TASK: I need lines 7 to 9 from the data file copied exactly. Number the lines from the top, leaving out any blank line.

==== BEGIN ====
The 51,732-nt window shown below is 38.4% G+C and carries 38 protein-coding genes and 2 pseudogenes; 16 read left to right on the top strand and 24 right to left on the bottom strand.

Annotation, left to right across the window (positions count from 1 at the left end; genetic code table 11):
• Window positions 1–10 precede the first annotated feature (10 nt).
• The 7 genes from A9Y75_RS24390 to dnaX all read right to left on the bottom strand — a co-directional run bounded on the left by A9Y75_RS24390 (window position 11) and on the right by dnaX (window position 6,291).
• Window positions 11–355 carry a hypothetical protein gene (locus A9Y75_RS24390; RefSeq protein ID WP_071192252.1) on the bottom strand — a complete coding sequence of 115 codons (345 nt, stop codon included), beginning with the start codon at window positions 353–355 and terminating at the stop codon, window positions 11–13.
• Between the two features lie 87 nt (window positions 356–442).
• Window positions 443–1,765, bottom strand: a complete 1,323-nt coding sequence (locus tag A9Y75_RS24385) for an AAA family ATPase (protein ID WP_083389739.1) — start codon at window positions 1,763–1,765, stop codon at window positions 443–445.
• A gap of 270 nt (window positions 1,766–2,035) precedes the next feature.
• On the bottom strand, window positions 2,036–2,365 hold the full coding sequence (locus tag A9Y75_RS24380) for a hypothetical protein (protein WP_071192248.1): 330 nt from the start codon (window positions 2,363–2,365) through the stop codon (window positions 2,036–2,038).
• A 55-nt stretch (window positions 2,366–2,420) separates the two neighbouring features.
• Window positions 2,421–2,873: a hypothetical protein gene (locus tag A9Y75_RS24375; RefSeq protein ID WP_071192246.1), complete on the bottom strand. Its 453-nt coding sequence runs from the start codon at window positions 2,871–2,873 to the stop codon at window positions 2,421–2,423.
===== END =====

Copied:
• Window positions 443–1,765, bottom strand: a complete 1,323-nt coding sequence (locus tag A9Y75_RS24385) for an AAA family ATPase (protein ID WP_083389739.1) — start codon at window positions 1,763–1,765, stop codon at window positions 443–445.
• A gap of 270 nt (window positions 1,766–2,035) precedes the next feature.
• On the bottom strand, window positions 2,036–2,365 hold the full coding sequence (locus tag A9Y75_RS24380) for a hypothetical protein (protein WP_071192248.1): 330 nt from the start codon (window positions 2,363–2,365) through the stop codon (window positions 2,036–2,038).